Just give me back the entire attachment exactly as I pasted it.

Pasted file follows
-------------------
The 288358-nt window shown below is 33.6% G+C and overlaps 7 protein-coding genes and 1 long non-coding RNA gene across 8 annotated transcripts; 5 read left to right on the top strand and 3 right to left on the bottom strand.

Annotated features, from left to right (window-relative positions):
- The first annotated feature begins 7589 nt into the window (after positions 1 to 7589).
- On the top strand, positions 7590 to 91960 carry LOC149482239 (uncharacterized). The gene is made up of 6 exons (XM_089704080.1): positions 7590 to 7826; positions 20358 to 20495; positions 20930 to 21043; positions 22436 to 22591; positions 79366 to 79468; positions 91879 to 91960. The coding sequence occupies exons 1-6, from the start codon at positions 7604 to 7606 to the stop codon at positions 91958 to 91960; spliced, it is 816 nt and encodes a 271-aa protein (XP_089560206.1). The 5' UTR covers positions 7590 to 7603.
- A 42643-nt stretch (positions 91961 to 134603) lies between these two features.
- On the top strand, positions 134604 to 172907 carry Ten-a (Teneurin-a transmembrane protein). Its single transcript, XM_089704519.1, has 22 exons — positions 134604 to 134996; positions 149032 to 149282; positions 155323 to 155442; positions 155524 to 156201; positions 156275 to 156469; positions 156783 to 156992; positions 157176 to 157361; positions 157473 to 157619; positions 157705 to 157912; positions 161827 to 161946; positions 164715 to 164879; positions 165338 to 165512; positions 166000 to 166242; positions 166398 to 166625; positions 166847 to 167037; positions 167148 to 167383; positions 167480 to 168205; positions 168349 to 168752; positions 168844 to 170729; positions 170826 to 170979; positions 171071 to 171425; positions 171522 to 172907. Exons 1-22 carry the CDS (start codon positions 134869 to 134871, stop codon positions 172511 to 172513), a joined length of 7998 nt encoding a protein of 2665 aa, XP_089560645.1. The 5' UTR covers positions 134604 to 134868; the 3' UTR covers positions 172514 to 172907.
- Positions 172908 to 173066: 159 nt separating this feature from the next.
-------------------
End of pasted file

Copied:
The 288358-nt window shown below is 33.6% G+C and overlaps 7 protein-coding genes and 1 long non-coding RNA gene across 8 annotated transcripts; 5 read left to right on the top strand and 3 right to left on the bottom strand.

Annotated features, from left to right (window-relative positions):
- The first annotated feature begins 7589 nt into the window (after positions 1 to 7589).
- On the top strand, positions 7590 to 91960 carry LOC149482239 (uncharacterized). The gene is made up of 6 exons (XM_089704080.1): positions 7590 to 7826; positions 20358 to 20495; positions 20930 to 21043; positions 22436 to 22591; positions 79366 to 79468; positions 91879 to 91960. The coding sequence occupies exons 1-6, from the start codon at positions 7604 to 7606 to the stop codon at positions 91958 to 91960; spliced, it is 816 nt and encodes a 271-aa protein (XP_089560206.1). The 5' UTR covers positions 7590 to 7603.
- A 42643-nt stretch (positions 91961 to 134603) lies between these two features.
- On the top strand, positions 134604 to 172907 carry Ten-a (Teneurin-a transmembrane protein). Its single transcript, XM_089704519.1, has 22 exons — positions 134604 to 134996; positions 149032 to 149282; positions 155323 to 155442; positions 155524 to 156201; positions 156275 to 156469; positions 156783 to 156992; positions 157176 to 157361; positions 157473 to 157619; positions 157705 to 157912; positions 161827 to 161946; positions 164715 to 164879; positions 165338 to 165512; positions 166000 to 166242; positions 166398 to 166625; positions 166847 to 167037; positions 167148 to 167383; positions 167480 to 168205; positions 168349 to 168752; positions 168844 to 170729; positions 170826 to 170979; positions 171071 to 171425; positions 171522 to 172907. Exons 1-22 carry the CDS (start codon positions 134869 to 134871, stop codon positions 172511 to 172513), a joined length of 7998 nt encoding a protein of 2665 aa, XP_089560645.1. The 5' UTR covers positions 134604 to 134868; the 3' UTR covers positions 172514 to 172907.
- Positions 172908 to 173066: 159 nt separating this feature from the next.